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APPG forces financial education up the agenda – but provision is a different story

Our CEO, Lily Lapenna, welcomes news that over 200 MPs are pushing for compulsory financial education in the UK, but warns that delivering the goods may be tougher than first imagined.

Last week’s launch of an All Party Parliamentary Group on Financial Education is fantastic news for all of us involved in the provision of arming youths with the skills, knowledge and confidence to deal with money effectively.

The case for creating a money savvy society is overwhelming. A 2005 study by Australia’s Commonwealth Bank showed boosting financial literacy among just 10 per cent of thei population would increase its GDP by $6 billion, and create 16,000 new jobs.

However, whilst MyBnk supports the call for compulsory financial education, our experience suggests that providing high quality provision is much more difficult.

Most schools want to provide financial education, but lack expertise and time to deliver this effectively. New research from Sheffield Hallam University suggests economic literacy is seldom given the same priority or prominence and viewed separate from Personal Social Health & Economic education.

FSA studies show that whilst the vast majority think they should provide financial education, only one third of teachers tasked with delivering it feel confident in doing so. This is more so in the case of youth workers and those supporting vulnerable young people.

Alongside budgetary constraints, the government’s sharp shift in focus towards the core five subjects means there is even less space for PSHE and unless the criteria for what constitutes a failing school changes, I fear compulsory financial education lessons are a long way off.

We do not have to reinvent the wheel. Rather than training masses of teachers, building a new syllabus and expending sparse resources, we can focus on small, dedicated and versatile groups of experts. At MyBnk our specially trained educators can visit several schools and youth groups in one day, teaching various stages of personal finance development to wide-ranging age groups, embedding financial and enterprise education into these organisations and reaching tens of thousands of young people across London and the South-East.

As a result, last year we saw an 62% increase in youths saving regularly for the first time, 89% of young people told us they felt more confident about dealing with money and 79% of participants aspired to avoid getting into unsustainable debt by saving regularly.

Our approach allows us to be cross-curricular, delivering sessions tailor-made to slot into other subjects like Maths, Business Studies and Citizenship. It also takes us beyond the classroom, into areas mainstream education struggles to reach – such as youths leaving social care, the vulnerably housed, women’s refuges, pupil referral centres, NEETs and ex-offenders.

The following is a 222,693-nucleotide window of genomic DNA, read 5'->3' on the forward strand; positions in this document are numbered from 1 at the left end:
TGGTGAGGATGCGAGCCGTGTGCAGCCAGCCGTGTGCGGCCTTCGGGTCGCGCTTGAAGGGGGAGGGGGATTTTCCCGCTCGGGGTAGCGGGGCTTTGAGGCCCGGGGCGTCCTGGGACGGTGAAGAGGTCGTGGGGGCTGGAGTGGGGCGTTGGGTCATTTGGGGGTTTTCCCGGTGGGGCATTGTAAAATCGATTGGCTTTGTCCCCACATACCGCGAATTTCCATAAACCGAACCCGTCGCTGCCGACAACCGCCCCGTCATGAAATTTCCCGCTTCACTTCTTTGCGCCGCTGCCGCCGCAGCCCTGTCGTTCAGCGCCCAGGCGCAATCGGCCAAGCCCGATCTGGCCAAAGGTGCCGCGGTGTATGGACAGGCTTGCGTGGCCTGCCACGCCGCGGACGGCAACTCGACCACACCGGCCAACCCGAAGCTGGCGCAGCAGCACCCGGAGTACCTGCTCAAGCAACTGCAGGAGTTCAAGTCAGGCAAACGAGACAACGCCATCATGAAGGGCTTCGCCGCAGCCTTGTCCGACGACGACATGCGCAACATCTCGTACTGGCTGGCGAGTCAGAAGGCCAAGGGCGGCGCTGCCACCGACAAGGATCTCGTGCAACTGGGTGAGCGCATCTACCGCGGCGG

Everything is youth-led; it is learning by doing, rather than a theory-based experience, restricted to the classroom. In this way, we are working to create an all-round generational shift in attitudes towards money. Young people are at the heart of programme development; our Youth Advisory Panel help us ensure what we’re doing is relevant and engaging.

Let’s talk about enterprise

One of the frailties of our current economic situation is job creation and in the APPG we have an opportunity to talk more about the role of enterprise in schooling. Having a financially literate society may help us make the right decisions as consumers, but it does little to foster an entrepreneurial attitude to life – it is wise to remember, many of the jobs that our children will have, do not yet exist. Through our youth-led, interest-free microfinance schemes we are able to break down the barriers to youths becoming their own boss and run their own businesses, providing them with their first enterprise experience.

The motives behind forming one of parliament’s largest ever APPGs are solid and I share them wholeheartedly. It pushes an essential life lesson to the top of the education agenda and allows us to talk seriously about addressing one of the giant gaps in how we prepare our young people for adult life.

I would like to thank Justin Tomlinson and all the MPs who have signed up to advance the cause of financial literacy so finally we can break the debt cycle and avoid the mistakes of the past. I look forward to discussing how we can implement this agenda to build a new, confident, enterprising society.

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